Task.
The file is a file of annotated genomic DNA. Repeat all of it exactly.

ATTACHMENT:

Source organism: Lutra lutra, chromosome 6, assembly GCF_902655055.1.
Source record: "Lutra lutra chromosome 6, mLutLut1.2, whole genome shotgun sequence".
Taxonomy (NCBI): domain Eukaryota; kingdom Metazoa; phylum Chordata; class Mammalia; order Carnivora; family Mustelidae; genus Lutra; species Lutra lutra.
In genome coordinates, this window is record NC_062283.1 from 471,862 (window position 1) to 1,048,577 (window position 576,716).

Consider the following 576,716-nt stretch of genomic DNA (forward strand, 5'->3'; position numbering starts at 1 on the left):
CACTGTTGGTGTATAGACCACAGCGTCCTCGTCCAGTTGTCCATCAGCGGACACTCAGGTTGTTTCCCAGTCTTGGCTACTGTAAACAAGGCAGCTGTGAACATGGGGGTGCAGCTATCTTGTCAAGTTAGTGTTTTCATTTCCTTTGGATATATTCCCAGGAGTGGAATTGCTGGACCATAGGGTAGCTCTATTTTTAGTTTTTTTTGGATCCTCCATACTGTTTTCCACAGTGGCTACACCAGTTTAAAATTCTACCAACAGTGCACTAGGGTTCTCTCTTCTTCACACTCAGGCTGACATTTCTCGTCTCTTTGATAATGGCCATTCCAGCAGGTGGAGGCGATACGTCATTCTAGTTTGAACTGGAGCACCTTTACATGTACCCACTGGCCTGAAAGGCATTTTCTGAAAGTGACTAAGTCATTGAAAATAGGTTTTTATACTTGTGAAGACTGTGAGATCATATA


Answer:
Source organism: Lutra lutra, chromosome 6, assembly GCF_902655055.1.
Source record: "Lutra lutra chromosome 6, mLutLut1.2, whole genome shotgun sequence".
Taxonomy (NCBI): domain Eukaryota; kingdom Metazoa; phylum Chordata; class Mammalia; order Carnivora; family Mustelidae; genus Lutra; species Lutra lutra.
In genome coordinates, this window is record NC_062283.1 from 471,862 (window position 1) to 1,048,577 (window position 576,716).

Consider the following 576,716-nt stretch of genomic DNA (forward strand, 5'->3'; position numbering starts at 1 on the left):
CACTGTTGGTGTATAGACCACAGCGTCCTCGTCCAGTTGTCCATCAGCGGACACTCAGGTTGTTTCCCAGTCTTGGCTACTGTAAACAAGGCAGCTGTGAACATGGGGGTGCAGCTATCTTGTCAAGTTAGTGTTTTCATTTCCTTTGGATATATTCCCAGGAGTGGAATTGCTGGACCATAGGGTAGCTCTATTTTTAGTTTTTTTTGGATCCTCCATACTGTTTTCCACAGTGGCTACACCAGTTTAAAATTCTACCAACAGTGCACTAGGGTTCTCTCTTCTTCACACTCAGGCTGACATTTCTCGTCTCTTTGATAATGGCCATTCCAGCAGGTGGAGGCGATACGTCATTCTAGTTTGAACTGGAGCACCTTTACATGTACCCACTGGCCTGAAAGGCATTTTCTGAAAGTGACTAAGTCATTGAAAATAGGTTTTTATACTTGTGAAGACTGTGAGATCATATA